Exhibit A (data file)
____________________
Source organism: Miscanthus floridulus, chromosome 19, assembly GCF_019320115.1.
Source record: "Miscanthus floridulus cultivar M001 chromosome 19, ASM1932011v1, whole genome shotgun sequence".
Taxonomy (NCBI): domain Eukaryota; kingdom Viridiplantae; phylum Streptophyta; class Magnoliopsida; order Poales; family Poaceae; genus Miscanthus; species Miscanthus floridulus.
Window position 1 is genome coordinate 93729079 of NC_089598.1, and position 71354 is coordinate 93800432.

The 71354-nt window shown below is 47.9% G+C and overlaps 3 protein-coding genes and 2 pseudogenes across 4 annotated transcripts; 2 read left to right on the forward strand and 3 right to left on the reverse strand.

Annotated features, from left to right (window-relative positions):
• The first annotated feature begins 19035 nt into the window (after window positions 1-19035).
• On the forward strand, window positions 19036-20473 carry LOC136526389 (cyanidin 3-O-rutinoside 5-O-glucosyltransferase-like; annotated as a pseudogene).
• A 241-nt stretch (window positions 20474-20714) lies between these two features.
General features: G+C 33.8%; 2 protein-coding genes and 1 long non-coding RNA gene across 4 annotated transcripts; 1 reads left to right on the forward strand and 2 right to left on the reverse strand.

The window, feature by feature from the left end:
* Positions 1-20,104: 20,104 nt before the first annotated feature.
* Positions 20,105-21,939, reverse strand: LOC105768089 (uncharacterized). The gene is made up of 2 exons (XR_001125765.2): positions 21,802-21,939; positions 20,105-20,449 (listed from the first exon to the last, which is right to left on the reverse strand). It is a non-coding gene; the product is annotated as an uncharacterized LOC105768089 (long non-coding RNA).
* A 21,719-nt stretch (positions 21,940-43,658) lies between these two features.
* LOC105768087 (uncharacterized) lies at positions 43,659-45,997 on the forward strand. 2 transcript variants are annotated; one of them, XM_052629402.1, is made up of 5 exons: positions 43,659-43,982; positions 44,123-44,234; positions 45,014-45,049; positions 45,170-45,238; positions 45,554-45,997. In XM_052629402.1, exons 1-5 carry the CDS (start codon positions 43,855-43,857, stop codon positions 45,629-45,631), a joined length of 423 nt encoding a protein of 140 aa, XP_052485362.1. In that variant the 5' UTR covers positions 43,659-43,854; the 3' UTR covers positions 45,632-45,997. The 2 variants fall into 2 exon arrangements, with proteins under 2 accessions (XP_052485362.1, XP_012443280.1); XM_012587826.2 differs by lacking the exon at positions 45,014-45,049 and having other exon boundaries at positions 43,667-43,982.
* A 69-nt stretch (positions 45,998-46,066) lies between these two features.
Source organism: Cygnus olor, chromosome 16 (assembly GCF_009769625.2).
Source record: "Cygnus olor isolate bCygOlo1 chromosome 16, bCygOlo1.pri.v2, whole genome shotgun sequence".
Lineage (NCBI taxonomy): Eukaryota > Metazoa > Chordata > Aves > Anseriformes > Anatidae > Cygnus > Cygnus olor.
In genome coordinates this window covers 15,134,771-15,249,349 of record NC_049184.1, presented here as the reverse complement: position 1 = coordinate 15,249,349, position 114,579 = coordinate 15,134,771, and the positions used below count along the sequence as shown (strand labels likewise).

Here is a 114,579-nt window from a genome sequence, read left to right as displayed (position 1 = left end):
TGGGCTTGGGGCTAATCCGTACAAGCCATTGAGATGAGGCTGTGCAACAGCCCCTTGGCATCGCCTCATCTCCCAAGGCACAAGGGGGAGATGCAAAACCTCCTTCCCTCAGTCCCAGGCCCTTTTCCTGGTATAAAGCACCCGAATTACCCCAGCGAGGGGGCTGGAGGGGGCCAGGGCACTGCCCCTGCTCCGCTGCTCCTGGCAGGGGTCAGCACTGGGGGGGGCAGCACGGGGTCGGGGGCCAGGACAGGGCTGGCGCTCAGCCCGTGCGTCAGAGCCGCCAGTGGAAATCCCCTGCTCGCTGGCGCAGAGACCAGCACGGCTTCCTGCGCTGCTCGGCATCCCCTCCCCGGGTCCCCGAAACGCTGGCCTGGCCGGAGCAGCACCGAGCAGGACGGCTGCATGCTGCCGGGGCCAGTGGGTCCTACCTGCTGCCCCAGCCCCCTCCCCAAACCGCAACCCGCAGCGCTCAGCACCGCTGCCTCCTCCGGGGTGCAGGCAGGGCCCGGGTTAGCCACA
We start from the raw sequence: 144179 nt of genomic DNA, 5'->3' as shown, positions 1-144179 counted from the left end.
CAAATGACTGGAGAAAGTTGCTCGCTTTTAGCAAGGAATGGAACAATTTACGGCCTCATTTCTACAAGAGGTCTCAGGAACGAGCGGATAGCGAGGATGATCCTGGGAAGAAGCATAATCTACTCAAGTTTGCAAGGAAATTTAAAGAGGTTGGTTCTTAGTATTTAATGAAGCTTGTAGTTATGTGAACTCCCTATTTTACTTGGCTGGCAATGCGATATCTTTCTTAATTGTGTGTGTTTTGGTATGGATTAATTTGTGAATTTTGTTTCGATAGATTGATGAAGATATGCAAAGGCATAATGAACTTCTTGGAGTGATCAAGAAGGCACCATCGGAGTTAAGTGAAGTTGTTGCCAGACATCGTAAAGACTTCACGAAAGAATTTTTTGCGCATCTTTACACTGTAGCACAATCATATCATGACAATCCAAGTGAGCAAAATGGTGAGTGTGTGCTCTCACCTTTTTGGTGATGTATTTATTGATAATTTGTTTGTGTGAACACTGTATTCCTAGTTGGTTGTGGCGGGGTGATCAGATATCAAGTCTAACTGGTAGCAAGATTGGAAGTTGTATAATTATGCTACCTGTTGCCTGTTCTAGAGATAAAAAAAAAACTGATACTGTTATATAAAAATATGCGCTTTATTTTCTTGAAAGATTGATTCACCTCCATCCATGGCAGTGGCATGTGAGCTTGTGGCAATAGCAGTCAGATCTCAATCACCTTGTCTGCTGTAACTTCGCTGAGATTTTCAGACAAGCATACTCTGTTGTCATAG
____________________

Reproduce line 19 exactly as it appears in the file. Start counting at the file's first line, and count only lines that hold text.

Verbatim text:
Lineage (NCBI taxonomy): Eukaryota > Metazoa > Chordata > Aves > Anseriformes > Anatidae > Cygnus > Cygnus olor.